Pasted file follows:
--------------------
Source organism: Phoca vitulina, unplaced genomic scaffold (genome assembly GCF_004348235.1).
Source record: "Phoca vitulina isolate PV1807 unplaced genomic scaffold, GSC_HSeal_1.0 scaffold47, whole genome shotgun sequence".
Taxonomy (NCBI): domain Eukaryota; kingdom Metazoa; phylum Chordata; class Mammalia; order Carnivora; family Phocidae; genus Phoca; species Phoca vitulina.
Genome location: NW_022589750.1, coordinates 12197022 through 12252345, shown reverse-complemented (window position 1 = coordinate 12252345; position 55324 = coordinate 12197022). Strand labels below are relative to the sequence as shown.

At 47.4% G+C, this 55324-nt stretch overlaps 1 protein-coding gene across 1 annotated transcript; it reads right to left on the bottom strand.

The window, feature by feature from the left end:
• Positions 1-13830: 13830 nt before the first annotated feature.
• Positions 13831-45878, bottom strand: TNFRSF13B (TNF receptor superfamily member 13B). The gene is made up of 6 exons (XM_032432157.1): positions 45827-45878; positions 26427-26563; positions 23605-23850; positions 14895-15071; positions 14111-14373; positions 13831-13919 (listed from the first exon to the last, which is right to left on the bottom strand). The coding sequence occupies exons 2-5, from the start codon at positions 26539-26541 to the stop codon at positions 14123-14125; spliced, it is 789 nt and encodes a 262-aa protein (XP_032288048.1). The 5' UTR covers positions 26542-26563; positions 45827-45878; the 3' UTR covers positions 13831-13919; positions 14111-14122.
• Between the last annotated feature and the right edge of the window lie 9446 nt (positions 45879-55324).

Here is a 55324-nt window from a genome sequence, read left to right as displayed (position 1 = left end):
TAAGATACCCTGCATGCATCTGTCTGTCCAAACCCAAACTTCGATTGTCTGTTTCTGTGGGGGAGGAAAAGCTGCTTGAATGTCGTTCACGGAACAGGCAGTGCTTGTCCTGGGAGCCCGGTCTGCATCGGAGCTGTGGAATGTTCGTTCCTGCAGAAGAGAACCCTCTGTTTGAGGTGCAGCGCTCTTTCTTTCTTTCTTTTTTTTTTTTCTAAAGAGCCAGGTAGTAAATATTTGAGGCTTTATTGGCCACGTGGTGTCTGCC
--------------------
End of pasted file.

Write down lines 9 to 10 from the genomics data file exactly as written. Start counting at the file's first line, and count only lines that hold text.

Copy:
• Between the last annotated feature and the right edge of the window lie 9446 nt (positions 45879-55324).

Here is a 55324-nt window from a genome sequence, read left to right as displayed (position 1 = left end):